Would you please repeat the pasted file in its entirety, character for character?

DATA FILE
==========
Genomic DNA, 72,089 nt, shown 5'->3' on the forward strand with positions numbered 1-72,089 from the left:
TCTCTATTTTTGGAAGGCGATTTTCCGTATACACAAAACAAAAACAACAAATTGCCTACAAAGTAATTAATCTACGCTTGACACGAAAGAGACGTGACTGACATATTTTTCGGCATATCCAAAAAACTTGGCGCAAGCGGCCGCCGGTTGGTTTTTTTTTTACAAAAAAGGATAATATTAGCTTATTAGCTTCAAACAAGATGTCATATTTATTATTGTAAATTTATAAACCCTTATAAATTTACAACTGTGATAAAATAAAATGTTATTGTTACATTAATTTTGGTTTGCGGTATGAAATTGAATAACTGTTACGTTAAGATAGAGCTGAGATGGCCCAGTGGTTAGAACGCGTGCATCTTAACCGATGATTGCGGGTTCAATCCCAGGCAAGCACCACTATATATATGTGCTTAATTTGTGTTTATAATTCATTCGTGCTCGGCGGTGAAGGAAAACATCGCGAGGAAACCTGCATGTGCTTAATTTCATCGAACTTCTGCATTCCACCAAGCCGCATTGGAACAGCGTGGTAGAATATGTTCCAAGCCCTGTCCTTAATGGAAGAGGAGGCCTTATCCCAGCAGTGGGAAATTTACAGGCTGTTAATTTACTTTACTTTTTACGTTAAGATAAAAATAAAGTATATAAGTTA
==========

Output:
Genomic DNA, 72,089 nt, shown 5'->3' on the forward strand with positions numbered 1-72,089 from the left:
TCTCTATTTTTGGAAGGCGATTTTCCGTATACACAAAACAAAAACAACAAATTGCCTACAAAGTAATTAATCTACGCTTGACACGAAAGAGACGTGACTGACATATTTTTCGGCATATCCAAAAAACTTGGCGCAAGCGGCCGCCGGTTGGTTTTTTTTTTACAAAAAAGGATAATATTAGCTTATTAGCTTCAAACAAGATGTCATATTTATTATTGTAAATTTATAAACCCTTATAAATTTACAACTGTGATAAAATAAAATGTTATTGTTACATTAATTTTGGTTTGCGGTATGAAATTGAATAACTGTTACGTTAAGATAGAGCTGAGATGGCCCAGTGGTTAGAACGCGTGCATCTTAACCGATGATTGCGGGTTCAATCCCAGGCAAGCACCACTATATATATGTGCTTAATTTGTGTTTATAATTCATTCGTGCTCGGCGGTGAAGGAAAACATCGCGAGGAAACCTGCATGTGCTTAATTTCATCGAACTTCTGCATTCCACCAAGCCGCATTGGAACAGCGTGGTAGAATATGTTCCAAGCCCTGTCCTTAATGGAAGAGGAGGCCTTATCCCAGCAGTGGGAAATTTACAGGCTGTTAATTTACTTTACTTTTTACGTTAAGATAAAAATAAAGTATATAAGTTA